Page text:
Place-based planning in the District's culturally diverse neighbourhoods will enhance the use of engagement that recognises the different ways people participate (refer to Planning Priority E6).

Many councils have targeted approaches that consider specific linguistic or other needs to support greater participation. A better understanding of people's social and economic aspirations and specific needs will enhance inclusion and identify culturally appropriate responses to local needs, to deliver improved health and wellbeing outcomes.

Aboriginal people

The District's Aboriginal people, their histories and connections to Country and community make a valuable and continuing contribution to the District's heritage, culture and identity.

Supporting Aboriginal self-determination, economic participation and contemporary cultural expression through initiatives such as the development of culturally-appropriate social infrastructure, will strengthen the District's identity and cultural richness.

The District contains landholdings acquired under the Aboriginal Land Rights Act 1983 where Local Aboriginal Land Councils can work towards planning outcomes that will help support self-determination and economic participation.

As this District Plan is implemented, engagement with Aboriginal communities will be founded on self-determination and mutual respect, and to foster opportunities for economic participation, culturally appropriate social infrastructure and contemporary cultural expression. Exemplar programs include the Redfern community's Clean Slate Without Prejudice program that supports children and young people's development.

Supporting creative enterprise and cultural expression

Cultural expression and creative expression promote understanding of people's experiences. Place-based planning will build on the District's artistic, heritage, cultural, volunteering and creative strengths.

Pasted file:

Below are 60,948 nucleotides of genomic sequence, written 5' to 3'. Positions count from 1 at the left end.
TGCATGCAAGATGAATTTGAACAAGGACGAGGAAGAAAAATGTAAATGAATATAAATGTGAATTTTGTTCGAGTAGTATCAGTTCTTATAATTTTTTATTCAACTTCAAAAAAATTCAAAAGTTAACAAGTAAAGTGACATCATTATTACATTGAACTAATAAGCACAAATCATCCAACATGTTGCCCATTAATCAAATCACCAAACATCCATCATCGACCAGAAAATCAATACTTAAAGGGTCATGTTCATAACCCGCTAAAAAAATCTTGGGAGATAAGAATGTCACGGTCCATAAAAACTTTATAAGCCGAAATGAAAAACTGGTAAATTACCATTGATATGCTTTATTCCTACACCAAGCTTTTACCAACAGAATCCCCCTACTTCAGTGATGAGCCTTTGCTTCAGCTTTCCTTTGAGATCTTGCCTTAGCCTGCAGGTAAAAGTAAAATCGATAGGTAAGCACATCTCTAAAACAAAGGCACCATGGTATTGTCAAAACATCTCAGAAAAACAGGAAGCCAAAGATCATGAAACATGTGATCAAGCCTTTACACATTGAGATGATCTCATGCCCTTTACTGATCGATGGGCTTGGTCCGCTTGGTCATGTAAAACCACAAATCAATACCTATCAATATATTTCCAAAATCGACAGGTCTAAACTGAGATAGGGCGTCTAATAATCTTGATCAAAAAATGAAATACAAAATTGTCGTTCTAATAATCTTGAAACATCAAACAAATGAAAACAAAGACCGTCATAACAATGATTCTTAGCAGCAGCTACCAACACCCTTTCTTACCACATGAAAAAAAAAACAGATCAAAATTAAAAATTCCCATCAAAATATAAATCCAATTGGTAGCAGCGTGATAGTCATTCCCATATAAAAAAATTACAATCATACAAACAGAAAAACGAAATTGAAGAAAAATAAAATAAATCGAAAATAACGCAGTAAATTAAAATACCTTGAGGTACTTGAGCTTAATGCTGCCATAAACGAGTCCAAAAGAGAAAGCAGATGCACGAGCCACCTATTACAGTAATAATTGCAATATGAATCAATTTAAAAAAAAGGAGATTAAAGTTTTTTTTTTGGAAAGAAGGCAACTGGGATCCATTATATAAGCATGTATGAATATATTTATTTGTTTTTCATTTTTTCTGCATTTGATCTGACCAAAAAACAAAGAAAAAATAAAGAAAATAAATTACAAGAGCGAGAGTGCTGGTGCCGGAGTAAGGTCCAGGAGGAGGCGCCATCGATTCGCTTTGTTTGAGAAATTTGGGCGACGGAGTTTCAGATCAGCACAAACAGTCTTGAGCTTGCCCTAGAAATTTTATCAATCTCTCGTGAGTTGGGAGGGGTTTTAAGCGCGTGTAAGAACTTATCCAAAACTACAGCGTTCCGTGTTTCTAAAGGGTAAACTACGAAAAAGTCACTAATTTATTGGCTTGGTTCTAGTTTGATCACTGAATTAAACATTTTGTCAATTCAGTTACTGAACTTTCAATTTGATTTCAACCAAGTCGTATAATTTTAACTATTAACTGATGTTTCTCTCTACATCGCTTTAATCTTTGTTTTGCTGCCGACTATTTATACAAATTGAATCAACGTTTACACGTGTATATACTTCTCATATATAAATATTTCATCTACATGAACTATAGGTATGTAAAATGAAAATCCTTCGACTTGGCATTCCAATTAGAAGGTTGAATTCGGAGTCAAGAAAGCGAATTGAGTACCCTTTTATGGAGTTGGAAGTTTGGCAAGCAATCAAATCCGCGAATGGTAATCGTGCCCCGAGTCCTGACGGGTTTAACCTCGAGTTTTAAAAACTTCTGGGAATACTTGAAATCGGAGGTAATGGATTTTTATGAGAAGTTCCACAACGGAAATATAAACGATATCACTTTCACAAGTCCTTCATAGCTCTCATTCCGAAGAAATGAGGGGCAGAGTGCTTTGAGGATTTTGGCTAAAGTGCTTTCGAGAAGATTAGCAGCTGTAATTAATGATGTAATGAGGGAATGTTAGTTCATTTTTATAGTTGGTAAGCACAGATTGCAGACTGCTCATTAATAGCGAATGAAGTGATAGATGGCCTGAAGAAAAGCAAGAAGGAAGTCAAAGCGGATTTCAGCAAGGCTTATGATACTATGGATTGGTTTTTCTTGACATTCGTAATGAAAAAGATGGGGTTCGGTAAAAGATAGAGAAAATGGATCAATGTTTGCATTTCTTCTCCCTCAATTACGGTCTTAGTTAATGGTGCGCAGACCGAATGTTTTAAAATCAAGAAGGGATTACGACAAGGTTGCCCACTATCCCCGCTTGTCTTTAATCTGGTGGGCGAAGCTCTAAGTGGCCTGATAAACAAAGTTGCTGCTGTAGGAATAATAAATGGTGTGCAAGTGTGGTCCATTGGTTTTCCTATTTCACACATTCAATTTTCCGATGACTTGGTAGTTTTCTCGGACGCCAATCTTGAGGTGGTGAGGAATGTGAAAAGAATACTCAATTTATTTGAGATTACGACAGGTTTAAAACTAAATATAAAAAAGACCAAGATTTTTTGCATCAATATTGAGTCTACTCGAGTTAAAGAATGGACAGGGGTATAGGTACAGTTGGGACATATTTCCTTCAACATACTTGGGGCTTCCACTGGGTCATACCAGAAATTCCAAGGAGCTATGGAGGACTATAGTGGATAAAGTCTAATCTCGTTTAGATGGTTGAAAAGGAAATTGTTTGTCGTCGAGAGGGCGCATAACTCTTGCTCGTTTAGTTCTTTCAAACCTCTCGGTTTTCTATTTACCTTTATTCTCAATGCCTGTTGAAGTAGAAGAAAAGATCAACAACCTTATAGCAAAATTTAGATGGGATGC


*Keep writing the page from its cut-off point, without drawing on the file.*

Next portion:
Co-locating artistic and creative organisations will support creative enterprises and precincts. This requires planning for multi-functional and shared spaces with opportunities for artists and makers to live, work, exhibit, sell and learn locally.

Cultural diversity is celebrated by the communities of the Eastern City District and includes artistic and cultural experiences such as NAIDOC Week, National Reconciliation Week, Chinese New Year and Ferragosto festivals, Sydney Gay and Lesbian Mardi Gras, Vivid, and Sydney Festival. The District's artistic and cultural experiences are supported by:

  • arts and cultural facilities, including major attractions such as the Sydney Opera House, Roslyn Packer Theatre, the Art Gallery of NSW, Museum of Contemporary Art, Carriageworks and local attractions such as the White Rabbit Gallery, Monkey Baa Theatre for Young People, 107 Projects, Addison Road Community Centre and local public libraries
  • open space and recreational facilities, such as Moore and Centennial parks; Elizabeth Park, Concord; Bressington Park, Homebush; Heffron Park, Maroubra; and the Royal Botanic Gardens.

Creative expression and cultural expression are also a hallmark of innovation, and innovation underpins the productivity of a 21st century city. Creative industries - a core element of an innovative economy - have a growing role in the District's productivity, with creativity, entrepreneurship, technical ability and collaboration being essential skills for the future workforce.

Support for a range of creative enterprises and opportunities for cultural expression will expand arts and cultural institutions, and encourage audience and artist participation. Locations to consider for creative industries and cultural enterprise include under-utilised mixed-use areas, ground level commercial or declining high streets, in particular providing better and more opportunities for creative industries to collaborate with health and education can also facilitate local innovation.

The Moore Park area, for example, brings together a diverse range of cultural, creative educational and recreational endeavours. There is potential to grow the opportunities of this precinct.

The NSW Cultural Infrastructure Program Management Office is working with Infrastructure NSW to develop a cultural infrastructure strategy, which will include strategies and actions for Greater Sydney. Continued investment in the arts, screen and culture sector attracts a skilled workforce and encourages innovation in other sectors.

In the Eastern City District it is important that the capacity for creative industries, arts and cultural uses to locate near to major cultural institutions be protected, for example in the areas of the Inner West, Ultimo-Pyrmont and Sydenham to Bankstown.

The District's cultural vibrancy is reinforced by night-time activities from popular eat streets, clubs and small bars to cinemas, arts and cultural activities. Stimulating and diversifying the nighttime economy in appropriate locations across the District can support local economies and culture. This can generally occur in mixed-use centres with adequate noise control, locally appropriate operating hours and safe late-night travel options.